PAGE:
Sun, sand, salsa, and Shakespeare
The toe-tapping tempos of mambo and salsa music set the tone for “The Comedy of Errors,’’ Commonwealth Shakespeare Company’s 14th annual free staging of Shakespeare on the Common. Director Steven Maler has set the production in South Beach, Miami, in the 1930s, complete with lifeguard, sand, beach balls tossed into the crowd, and surfers who make their entrance through the audience. And the show opens with a comic collection of characters who dance across the stage, including a pair of bumbling Keystone Kops, a group of nuns, a woman promenading with a greyhound, and an assortment of workers and tourists who represent the denizens of the beachfront community.
The festive atmosphere is perfectly appropriate for this early comedy, which is short on subtlety and long on sight gags and pratfalls. The action turns on a series of scenes of mistaken identity involving two sets of identical twins, and the humor quickly heads into the wacky world of farce.
Maler knows his ensemble is playing to crowds of upward of 5,000 people every night, so performances are delivered with the broadest strokes. The opening dance routine shifts smoothly into the arrest of Egeon (Fred Sullivan Jr.), who has come to Ephesus (a.k.a. South Beach) illegally to search for his son Antipholus of Syracuse (Dan Roach) and his son’s servant, Dromio of Syracuse (Larry Coen). They, in turn, have snuck into town in an attempt to locate Antipholus’s twin, Antipholus of Ephesus (Josh Stamell) and Dromio’s twin - you guessed it, Dromio of Ephesus (Remo Airaldi) - from whom they were separated in a shipwreck when they were babies.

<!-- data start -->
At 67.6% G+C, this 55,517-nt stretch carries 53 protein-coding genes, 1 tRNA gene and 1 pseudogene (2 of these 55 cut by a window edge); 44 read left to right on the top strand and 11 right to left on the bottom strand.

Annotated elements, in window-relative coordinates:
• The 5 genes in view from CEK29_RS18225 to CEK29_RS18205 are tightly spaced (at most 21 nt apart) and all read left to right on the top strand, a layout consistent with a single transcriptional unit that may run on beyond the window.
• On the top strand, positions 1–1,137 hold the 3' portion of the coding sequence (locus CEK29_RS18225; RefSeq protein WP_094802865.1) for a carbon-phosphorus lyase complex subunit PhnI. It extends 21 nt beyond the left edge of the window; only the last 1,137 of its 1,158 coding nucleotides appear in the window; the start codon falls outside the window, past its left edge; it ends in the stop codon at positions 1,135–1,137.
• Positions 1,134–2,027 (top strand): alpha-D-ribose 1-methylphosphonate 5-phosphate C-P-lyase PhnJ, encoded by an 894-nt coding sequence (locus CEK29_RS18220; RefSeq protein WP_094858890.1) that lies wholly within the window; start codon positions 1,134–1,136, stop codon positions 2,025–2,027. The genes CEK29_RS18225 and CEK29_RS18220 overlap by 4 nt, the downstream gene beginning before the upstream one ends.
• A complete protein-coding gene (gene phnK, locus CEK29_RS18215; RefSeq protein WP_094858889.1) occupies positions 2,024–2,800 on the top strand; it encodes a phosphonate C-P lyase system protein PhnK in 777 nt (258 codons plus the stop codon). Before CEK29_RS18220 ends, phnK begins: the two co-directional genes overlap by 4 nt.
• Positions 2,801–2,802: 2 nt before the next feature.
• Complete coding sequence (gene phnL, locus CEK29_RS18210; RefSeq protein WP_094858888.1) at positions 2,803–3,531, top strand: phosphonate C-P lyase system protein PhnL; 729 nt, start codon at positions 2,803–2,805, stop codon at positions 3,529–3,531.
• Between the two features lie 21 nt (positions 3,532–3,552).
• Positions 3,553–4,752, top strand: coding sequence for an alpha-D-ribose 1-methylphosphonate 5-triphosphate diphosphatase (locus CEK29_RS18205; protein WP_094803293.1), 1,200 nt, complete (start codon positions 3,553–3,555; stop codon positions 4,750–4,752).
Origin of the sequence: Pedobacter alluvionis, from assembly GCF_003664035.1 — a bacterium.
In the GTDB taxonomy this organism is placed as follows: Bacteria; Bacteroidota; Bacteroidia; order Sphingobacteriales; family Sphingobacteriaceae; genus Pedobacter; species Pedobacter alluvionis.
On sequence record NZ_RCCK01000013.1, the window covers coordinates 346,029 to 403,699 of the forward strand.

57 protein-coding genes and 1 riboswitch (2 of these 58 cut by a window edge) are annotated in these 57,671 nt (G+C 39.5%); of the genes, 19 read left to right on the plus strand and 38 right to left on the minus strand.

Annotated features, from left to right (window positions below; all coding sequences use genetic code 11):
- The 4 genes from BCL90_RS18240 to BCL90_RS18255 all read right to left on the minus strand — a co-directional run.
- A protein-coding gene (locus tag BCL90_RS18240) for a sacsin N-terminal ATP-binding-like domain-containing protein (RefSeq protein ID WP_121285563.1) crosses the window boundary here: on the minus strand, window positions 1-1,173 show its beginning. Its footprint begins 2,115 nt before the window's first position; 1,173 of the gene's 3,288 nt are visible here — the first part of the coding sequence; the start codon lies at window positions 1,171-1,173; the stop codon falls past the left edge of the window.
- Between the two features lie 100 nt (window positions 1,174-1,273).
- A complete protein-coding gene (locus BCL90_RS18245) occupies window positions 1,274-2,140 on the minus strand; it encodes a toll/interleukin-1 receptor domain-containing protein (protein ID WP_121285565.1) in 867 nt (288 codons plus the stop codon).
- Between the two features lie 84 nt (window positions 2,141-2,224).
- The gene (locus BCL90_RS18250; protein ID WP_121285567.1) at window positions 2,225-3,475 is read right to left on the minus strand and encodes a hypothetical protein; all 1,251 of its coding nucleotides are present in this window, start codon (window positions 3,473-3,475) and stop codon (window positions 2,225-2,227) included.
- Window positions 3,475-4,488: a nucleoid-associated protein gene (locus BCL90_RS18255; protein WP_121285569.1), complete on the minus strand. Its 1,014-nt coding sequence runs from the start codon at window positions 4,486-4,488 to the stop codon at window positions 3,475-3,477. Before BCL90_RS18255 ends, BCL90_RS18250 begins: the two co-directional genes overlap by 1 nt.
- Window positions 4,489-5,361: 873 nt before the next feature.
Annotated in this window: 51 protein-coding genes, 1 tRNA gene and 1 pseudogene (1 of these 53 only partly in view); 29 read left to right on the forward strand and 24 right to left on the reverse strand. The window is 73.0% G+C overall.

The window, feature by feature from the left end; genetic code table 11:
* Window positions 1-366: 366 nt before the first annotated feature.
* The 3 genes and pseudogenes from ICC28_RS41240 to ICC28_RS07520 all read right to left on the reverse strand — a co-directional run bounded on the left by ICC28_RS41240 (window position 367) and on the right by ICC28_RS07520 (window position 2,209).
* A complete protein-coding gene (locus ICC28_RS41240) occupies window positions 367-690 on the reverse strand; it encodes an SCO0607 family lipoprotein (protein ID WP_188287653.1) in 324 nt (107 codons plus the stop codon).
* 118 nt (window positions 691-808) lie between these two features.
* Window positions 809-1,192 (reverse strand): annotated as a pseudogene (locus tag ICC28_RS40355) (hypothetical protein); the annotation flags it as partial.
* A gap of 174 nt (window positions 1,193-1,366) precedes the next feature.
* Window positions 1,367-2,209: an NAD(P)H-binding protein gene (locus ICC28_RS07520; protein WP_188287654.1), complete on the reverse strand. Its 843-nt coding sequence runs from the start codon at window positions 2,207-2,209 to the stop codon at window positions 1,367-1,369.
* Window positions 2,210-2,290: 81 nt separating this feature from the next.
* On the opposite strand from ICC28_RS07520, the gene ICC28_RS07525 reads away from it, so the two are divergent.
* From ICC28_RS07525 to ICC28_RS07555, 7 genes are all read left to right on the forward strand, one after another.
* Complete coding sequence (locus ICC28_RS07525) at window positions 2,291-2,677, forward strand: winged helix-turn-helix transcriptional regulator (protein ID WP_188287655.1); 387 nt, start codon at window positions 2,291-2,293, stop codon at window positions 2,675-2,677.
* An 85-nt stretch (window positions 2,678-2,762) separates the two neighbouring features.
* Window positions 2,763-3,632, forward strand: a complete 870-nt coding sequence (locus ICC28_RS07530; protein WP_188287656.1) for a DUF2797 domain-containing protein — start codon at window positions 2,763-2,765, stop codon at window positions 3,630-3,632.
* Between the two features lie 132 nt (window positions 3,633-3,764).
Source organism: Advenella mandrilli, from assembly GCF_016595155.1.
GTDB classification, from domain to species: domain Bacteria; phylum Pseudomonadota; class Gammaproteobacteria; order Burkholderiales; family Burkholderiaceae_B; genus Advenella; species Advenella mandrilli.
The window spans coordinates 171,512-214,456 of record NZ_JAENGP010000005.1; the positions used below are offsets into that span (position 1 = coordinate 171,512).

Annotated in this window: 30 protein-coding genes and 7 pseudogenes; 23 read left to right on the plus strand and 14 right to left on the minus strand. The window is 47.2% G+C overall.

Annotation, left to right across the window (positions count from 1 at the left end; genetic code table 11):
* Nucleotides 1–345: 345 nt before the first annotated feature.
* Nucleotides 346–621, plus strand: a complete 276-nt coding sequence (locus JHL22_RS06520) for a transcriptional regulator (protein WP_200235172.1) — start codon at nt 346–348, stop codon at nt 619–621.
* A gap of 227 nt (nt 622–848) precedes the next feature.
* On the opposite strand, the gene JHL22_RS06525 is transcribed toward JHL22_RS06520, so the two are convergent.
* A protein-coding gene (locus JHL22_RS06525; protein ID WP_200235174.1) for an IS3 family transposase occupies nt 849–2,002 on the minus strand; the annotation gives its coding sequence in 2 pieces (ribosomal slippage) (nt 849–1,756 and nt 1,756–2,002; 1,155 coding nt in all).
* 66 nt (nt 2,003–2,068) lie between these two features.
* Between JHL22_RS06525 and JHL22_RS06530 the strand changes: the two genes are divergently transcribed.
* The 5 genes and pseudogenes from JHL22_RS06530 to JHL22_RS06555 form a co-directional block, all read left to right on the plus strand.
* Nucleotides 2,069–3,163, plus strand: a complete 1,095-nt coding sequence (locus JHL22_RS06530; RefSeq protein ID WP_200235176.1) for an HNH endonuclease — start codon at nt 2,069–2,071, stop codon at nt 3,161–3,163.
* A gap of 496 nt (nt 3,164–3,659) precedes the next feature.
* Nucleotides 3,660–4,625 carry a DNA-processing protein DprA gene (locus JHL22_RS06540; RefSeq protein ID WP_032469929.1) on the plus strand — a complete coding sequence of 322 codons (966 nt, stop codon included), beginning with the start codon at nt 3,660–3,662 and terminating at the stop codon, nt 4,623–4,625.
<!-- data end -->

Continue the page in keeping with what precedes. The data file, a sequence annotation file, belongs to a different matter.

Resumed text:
The stars of the production are the dueling Dromios, played with distinctive delight by Airaldi and Coen, dressed in knickers, matching argyle socks and sweater vests, and bright orange tam o’ shanters perched on their heads.
Coen truly steals the show with his delivery of Shakespeare’s rhythms and his fearless physical comedy. His description of the ways in which the kitchen wench Nell desires him is hilariously creative, and his description of his geographic exploration of her impressive girth is a tour de force.
Not all the performers are up to Coen’s abilities, and the women in particular tend to sound shrill nearly all the time. This might not be so noticeable if it didn’t contrast so sharply with Cheryl Singleton’s calm and clear Abbess, who also turns out to be the long-lost mother of the twin Antipholuses and wife of Egeon.
Costume designer David Israel Reynoso has dressed much of the company in vivid oranges, pinks, yellows, and greens, and set designer Jon Savage has created a visually arresting backdrop of blue panels on a multitiered set that Maler takes full advantage of, moving the actors swiftly up, down, and all around every available playing space.
To keep the screwball comedy flowing, choreographer Yo-el Cassell also does a terrific job using dance routines as scene transitions. His choreography is fluid and athletic, spills all across the stage and into the audience, and helps keep us oriented to the South Beach setting.
Shakespeare neatly ties up all his loose ends, but the climax of this production is a production number of “Let’s Face the Music,’’ led by Rebecca Whitehurst and featuring the entire cast, which sends the crowd home dancing.